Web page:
After a disaster strikes your home, you can make an insurance claim. The specific claim process varies between insurance companies. Some insurance companies let you start a claim using a mobile app, for example. Others require you to call the 24/7 claims line.
Or, if a natural disaster has struck your region, then your insurer may setup a mobile operations center in the affected area. You might visit the center in-person to make an insurance claim. This is common after hailstorms or windstorms affect a region.
Once you’ve filed the claim, a few things can happen.
Your insurance company might send a 24/7 emergency restoration company to your home. This restoration company will take steps to immediately reduce the damage to your property. If your home has flooded, for example, then the restoration company might setup fans and drying equipment, then start removing affected drywall to avoid mold buildup.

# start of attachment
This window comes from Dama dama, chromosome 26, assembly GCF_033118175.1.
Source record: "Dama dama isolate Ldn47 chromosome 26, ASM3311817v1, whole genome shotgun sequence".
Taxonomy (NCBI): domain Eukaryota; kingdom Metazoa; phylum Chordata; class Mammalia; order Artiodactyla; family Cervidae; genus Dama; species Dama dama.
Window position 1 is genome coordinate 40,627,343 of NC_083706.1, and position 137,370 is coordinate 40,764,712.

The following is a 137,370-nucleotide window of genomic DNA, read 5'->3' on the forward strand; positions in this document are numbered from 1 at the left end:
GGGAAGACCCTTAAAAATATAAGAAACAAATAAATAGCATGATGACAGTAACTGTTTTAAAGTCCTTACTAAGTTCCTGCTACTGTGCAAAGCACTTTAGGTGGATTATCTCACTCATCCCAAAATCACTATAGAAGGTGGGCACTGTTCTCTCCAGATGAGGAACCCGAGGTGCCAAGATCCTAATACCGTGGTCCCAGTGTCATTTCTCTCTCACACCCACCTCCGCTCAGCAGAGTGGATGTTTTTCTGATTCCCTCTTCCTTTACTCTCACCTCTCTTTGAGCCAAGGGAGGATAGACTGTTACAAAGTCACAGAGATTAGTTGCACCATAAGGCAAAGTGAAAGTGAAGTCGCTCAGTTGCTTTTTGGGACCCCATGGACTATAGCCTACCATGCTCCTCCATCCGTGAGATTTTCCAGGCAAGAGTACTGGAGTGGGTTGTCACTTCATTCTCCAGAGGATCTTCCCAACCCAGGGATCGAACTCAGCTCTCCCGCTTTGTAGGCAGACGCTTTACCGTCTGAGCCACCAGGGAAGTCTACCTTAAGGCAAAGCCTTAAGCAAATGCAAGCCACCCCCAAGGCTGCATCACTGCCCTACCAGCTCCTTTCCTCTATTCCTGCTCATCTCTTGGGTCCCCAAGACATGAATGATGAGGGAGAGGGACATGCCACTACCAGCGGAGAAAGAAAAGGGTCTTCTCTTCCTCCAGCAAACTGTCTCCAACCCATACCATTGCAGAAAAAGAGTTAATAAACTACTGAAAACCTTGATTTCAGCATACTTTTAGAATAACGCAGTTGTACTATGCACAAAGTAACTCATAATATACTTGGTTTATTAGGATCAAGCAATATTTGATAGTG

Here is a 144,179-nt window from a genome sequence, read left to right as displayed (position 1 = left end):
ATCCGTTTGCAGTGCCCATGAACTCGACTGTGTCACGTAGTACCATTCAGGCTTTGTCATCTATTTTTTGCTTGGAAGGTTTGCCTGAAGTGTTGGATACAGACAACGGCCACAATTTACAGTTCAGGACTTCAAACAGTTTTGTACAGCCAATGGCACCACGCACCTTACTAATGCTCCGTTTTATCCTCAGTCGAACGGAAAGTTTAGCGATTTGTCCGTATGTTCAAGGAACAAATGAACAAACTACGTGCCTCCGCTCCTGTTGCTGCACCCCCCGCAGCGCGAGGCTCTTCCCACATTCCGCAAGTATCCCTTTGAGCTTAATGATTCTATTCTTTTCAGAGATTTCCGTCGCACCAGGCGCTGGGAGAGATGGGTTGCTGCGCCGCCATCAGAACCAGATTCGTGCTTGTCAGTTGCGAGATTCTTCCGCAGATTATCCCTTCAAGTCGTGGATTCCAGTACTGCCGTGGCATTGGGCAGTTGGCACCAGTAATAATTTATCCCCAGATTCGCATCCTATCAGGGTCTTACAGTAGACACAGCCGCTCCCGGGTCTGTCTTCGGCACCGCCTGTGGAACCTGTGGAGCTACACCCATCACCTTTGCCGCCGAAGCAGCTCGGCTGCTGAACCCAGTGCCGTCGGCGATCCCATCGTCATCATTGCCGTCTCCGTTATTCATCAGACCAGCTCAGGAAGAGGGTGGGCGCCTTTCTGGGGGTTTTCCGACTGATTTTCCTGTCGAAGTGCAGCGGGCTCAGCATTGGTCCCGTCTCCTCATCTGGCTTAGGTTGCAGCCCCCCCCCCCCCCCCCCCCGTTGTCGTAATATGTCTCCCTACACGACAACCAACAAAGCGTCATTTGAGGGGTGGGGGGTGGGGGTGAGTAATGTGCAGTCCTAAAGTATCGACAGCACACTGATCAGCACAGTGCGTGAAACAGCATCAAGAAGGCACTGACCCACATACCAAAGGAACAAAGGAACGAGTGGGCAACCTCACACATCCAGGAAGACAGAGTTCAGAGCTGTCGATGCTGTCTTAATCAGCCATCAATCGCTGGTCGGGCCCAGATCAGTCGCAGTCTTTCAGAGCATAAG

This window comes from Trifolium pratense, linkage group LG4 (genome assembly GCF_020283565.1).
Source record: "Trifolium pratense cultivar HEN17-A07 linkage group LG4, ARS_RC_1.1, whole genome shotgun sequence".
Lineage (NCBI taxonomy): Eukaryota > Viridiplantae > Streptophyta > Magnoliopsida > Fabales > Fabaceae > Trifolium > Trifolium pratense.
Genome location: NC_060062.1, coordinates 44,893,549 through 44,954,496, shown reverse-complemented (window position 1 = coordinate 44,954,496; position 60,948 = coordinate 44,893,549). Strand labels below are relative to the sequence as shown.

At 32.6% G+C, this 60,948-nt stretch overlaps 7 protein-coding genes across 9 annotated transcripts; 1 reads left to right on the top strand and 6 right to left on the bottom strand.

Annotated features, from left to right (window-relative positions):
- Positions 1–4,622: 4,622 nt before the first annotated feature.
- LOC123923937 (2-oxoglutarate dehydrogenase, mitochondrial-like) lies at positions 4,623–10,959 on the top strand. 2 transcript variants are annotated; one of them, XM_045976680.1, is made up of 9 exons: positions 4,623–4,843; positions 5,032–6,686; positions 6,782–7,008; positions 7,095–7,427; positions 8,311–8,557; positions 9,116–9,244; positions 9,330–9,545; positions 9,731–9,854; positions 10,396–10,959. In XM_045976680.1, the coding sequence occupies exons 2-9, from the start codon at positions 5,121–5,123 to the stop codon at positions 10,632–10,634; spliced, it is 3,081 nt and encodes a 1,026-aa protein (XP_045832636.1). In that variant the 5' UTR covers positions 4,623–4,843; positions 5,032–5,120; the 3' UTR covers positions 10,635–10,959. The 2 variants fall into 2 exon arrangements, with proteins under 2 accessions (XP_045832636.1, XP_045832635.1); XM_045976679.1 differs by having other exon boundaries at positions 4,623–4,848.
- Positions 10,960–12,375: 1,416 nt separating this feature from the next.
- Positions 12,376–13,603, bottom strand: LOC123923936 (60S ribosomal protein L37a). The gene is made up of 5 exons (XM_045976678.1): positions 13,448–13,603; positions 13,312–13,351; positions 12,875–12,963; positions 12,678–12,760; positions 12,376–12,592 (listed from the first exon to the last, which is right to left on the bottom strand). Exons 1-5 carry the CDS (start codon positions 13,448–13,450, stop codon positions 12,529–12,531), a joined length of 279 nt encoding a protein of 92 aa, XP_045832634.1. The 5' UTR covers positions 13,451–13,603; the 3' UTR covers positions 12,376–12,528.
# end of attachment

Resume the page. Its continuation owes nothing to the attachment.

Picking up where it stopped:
If you are forced to leave your home, then your insurer might wire emergency money to your bank account. This money is designed to cover emergency, short-term expenses like hotels and meals. After a house fire, for example, your family might have lost everything. You can use this money to stay in a hotel, replace your clothes, and eat.
The insurance company should also send an adjuster to your home to inspect the damages. This adjuster is a salaried employee of your insurance company. The adjuster will inspect the damages, ensure the event is covered by your policy, then estimate how much the claim will be worth.
From hereon out, every home insurance claim proceeds differently:
You May Receive Multiple Checks